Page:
Being a fan of 80’s guitar jangle that I am, it’d come as no real surprise that I’d consider Alex Chilton to be one the forms exemplary talents. Once anyone gets into the litany of bands from that era that regularly spoke of his expansive influence—REM, the Replacements, Teenage Fanclub, Primal Scream, the Posies, Soul Asylum, X, and on and on you could go—you would get to the point that you’d be almost tired of the namecheck and do the homework for yourself. What you’d find, first in the Box Tops records of the mid to late 60s (where his blue eyes soul vocal stylings were second to none) and then specifically the Big Star records of the mid-70s, is some of the most bristling guitar pop of that or any era. Big Star evoked a touching individualistic honesty that immediately marked the songs to his unique perspective (but, lets also not discount Chris Bell’s work with the band too; a fact his genius posthumous I Am the Cosmos LP more than bore), but the three records, as critically heralded as they were, sold poorly and the band remained mere cult darlings. These poor commercial showings strained the bands relationship with the label, and no doubt affected the psyches of Chilton and Bell. Thus, after three records (all of masterpiece quality), the band called it quits. Continue reading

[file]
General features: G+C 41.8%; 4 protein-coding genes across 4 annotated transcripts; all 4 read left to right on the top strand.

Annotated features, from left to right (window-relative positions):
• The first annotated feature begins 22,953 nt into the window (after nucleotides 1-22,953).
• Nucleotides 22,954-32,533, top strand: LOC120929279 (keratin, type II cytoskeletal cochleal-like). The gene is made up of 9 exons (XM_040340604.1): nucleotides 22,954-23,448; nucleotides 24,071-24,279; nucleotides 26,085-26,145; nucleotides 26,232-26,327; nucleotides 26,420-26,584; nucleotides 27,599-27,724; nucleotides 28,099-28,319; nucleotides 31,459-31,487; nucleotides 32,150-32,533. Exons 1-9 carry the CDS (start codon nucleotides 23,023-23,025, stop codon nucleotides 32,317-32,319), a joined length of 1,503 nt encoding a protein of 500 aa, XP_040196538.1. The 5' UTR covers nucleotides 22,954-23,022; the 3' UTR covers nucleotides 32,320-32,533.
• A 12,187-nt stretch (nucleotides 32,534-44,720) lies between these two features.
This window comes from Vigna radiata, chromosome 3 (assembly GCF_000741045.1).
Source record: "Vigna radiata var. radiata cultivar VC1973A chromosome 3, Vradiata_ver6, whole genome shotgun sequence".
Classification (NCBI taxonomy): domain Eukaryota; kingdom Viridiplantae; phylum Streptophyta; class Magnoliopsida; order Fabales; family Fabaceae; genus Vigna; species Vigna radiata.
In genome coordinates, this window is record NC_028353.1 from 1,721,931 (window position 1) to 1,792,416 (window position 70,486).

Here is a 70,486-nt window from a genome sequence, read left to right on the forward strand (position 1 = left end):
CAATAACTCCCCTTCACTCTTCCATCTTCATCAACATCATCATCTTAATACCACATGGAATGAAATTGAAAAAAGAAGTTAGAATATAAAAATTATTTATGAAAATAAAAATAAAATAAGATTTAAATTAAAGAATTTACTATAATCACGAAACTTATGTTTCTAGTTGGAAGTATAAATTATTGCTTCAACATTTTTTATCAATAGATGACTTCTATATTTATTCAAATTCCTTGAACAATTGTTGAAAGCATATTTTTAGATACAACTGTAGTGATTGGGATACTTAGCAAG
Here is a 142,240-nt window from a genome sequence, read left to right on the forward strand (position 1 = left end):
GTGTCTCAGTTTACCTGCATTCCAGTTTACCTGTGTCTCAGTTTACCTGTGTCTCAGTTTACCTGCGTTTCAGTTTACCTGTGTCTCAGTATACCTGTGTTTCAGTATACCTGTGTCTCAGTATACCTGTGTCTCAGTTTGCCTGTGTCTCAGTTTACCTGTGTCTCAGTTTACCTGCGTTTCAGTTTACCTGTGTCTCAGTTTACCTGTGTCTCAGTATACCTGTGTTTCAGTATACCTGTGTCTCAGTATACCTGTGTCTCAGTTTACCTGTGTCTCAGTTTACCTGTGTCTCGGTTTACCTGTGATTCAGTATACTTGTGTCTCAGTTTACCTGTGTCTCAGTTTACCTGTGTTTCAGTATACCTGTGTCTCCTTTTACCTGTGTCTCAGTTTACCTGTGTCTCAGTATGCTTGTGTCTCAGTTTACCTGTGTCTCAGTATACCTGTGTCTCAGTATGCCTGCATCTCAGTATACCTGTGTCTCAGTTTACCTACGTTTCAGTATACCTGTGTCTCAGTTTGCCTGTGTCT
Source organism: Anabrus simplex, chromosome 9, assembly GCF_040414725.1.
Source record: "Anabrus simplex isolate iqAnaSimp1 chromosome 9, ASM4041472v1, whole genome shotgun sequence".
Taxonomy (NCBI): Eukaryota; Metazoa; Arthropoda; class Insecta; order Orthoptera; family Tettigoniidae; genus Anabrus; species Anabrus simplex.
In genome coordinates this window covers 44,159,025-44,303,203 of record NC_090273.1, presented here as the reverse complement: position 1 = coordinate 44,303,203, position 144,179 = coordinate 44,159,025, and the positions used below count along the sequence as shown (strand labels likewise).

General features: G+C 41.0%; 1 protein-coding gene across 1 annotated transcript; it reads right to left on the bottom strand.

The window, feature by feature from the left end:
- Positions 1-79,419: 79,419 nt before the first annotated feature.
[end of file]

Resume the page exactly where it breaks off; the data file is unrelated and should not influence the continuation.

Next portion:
In the fall of 1966, The Miracles, not yet Smokey Robinson & the Miracles (at least on their US singles, as two albums had appeared with this moniker), released ‘(Come ‘Round Here) I’m the One You Need’, a springy piece of guitar driven dance pop. It’s a slight deviation from the normal Smokey track, mainly in that the lyric, though a heartfelt message meant to comfort a girl who may be losing her lover, is boasting and assertive. Robinson was always an assured singer, to me second to none in the form, but his songs are usually forlorn excursions, he the victim of loves often sad outcomes. Since the A-side did appear as such, you’d almost assume that the flip side would tread his usual waters. Little did anyone know that when flipped just how beautiful the B would be, perhaps saying in the plainest language possible that if the A is going to be this strong in confident emotional temperament, the B would have to be at least that lamenting comparatively in reverse. Continue reading